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A Common StrangenessContemporary Poetry, Cross-Cultural Encounter, Comparative Literature$
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Jacob Edmond

Print publication date: 2012

Print ISBN-13: 9780823242597

Published to Fordham Scholarship Online: January 2013

DOI: 10.5422/fordham/9780823242597.001.0001

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Charles Bernstein and Broken English

Charles Bernstein and Broken English

Chapter:
(p.164) Chapter Six Charles Bernstein and Broken English
Source:
A Common Strangeness
Author(s):

Jacob Edmond

Publisher:
Fordham University Press
DOI:10.5422/fordham/9780823242597.003.0007

Through the writings of US poet Charles Bernstein, this chapter examines the tension between affective immediacy and distancing artifice in attempts to read and write our era of globalization. From his late–Cold War essays on Ezra Pound and his post–Cold War writing on the “Poetics of the Americas” to his post-9/11 response to the invasion of Iraq in Girly Man and World on Fire, Bernstein highlights the dichotomy between aesthetic and ideological approaches to contemporary literature and culture, inviting both ideologically suspicious and defen¬sively theological readings of his work. He also exemplifies the related problem of the loss of affect in the distant reading prac¬tices that a global perspective seems to entail. In the tension between ideology and theology, artifice and affect, the chapter locates the implicated position of poem, writer, and critic within the global circulation of capital and the uneven structures of modernity.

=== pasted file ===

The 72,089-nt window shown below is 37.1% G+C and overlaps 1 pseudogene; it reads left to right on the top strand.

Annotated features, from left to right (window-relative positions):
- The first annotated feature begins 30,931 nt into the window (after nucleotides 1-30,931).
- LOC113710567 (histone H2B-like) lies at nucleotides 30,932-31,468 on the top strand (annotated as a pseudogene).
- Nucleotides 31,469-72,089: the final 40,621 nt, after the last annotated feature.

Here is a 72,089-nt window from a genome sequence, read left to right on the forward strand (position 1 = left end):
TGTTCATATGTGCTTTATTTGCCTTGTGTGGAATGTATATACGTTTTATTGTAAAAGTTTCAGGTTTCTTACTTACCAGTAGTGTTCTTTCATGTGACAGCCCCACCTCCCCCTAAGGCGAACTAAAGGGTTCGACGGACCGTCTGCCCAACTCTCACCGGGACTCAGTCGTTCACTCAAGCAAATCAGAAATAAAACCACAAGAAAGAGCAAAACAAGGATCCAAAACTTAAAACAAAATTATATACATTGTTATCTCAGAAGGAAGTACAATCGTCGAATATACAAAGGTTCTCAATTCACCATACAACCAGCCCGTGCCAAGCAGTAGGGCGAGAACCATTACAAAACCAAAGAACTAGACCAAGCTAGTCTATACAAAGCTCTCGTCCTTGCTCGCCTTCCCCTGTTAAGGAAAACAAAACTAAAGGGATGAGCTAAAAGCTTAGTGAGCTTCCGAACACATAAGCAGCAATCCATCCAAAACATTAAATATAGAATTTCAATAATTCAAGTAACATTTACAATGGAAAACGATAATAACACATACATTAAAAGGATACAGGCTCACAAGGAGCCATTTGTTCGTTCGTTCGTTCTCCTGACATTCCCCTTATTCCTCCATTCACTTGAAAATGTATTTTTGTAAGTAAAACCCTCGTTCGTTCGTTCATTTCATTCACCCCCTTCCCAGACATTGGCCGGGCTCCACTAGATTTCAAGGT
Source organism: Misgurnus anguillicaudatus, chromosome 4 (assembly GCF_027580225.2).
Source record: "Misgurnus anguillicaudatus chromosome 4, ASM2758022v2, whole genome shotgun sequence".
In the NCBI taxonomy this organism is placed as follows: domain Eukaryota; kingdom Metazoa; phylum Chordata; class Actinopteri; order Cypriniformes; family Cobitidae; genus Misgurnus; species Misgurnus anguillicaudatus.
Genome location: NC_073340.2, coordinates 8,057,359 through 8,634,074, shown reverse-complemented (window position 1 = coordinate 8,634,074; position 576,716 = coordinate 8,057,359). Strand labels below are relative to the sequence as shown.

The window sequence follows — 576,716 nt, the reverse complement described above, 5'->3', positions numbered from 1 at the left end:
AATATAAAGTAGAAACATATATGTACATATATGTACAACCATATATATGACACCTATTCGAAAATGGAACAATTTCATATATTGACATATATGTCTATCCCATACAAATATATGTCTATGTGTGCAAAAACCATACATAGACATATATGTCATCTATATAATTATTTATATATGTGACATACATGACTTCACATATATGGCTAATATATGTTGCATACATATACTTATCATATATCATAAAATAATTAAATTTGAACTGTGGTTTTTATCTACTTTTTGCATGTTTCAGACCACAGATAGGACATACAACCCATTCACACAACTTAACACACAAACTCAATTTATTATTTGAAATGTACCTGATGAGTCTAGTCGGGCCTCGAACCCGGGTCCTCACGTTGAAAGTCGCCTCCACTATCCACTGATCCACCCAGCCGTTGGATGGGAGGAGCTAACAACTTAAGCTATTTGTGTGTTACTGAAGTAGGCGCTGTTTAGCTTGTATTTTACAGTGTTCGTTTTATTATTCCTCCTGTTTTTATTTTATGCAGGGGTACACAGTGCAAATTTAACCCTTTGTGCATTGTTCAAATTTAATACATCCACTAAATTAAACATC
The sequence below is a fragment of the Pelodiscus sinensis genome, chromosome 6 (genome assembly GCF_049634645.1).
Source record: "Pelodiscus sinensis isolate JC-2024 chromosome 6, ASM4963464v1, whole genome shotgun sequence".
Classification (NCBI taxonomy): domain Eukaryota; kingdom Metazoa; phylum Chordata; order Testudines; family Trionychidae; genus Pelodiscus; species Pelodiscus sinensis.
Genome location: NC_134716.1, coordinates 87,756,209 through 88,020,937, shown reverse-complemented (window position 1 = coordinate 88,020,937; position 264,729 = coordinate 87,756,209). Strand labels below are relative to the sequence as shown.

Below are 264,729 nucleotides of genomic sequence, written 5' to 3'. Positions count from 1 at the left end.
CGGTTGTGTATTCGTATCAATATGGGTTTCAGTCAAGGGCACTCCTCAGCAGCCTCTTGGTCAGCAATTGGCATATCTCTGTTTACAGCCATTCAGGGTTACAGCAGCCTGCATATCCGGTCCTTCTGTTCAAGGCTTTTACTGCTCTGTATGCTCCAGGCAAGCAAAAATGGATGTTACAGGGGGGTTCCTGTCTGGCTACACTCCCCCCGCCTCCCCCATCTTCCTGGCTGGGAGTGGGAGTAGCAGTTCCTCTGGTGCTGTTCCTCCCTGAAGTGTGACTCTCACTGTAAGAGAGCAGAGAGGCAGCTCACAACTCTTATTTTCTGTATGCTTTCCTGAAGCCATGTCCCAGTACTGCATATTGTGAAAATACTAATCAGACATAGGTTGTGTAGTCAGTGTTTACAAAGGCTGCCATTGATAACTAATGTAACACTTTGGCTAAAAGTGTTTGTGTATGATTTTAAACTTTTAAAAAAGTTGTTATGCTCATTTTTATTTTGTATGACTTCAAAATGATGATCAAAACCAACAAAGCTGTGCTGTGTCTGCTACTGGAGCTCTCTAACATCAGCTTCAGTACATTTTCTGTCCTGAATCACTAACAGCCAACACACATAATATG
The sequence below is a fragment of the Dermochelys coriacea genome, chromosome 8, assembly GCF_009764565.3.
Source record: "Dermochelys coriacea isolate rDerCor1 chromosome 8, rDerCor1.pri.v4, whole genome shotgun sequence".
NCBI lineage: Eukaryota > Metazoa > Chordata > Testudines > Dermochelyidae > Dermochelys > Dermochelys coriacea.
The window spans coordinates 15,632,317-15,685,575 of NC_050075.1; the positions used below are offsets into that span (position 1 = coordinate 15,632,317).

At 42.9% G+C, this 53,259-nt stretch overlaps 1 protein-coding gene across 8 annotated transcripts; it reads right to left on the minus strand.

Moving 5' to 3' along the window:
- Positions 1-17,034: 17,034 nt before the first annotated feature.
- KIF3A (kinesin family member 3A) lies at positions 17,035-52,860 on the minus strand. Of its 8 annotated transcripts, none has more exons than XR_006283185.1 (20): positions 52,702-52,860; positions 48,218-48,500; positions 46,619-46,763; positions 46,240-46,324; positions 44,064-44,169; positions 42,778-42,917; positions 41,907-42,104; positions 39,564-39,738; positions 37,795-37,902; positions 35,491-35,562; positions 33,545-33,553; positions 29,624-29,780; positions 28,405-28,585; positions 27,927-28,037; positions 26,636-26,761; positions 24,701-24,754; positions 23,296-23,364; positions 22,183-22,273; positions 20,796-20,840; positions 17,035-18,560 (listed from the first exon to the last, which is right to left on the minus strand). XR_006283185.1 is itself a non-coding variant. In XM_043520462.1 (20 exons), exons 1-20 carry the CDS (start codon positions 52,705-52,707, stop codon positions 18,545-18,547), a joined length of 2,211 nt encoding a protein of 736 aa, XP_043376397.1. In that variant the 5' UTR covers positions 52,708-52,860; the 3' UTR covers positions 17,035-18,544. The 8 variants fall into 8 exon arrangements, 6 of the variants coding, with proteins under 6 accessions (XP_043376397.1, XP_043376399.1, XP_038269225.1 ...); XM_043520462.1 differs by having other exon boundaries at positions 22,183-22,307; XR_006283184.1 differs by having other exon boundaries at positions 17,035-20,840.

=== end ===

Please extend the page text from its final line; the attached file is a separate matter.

Keywords:   Charles Bernstein, globalization, suspicious reading, affect, Ezra Pound, Cold War, September 11, 2001, Iraq War

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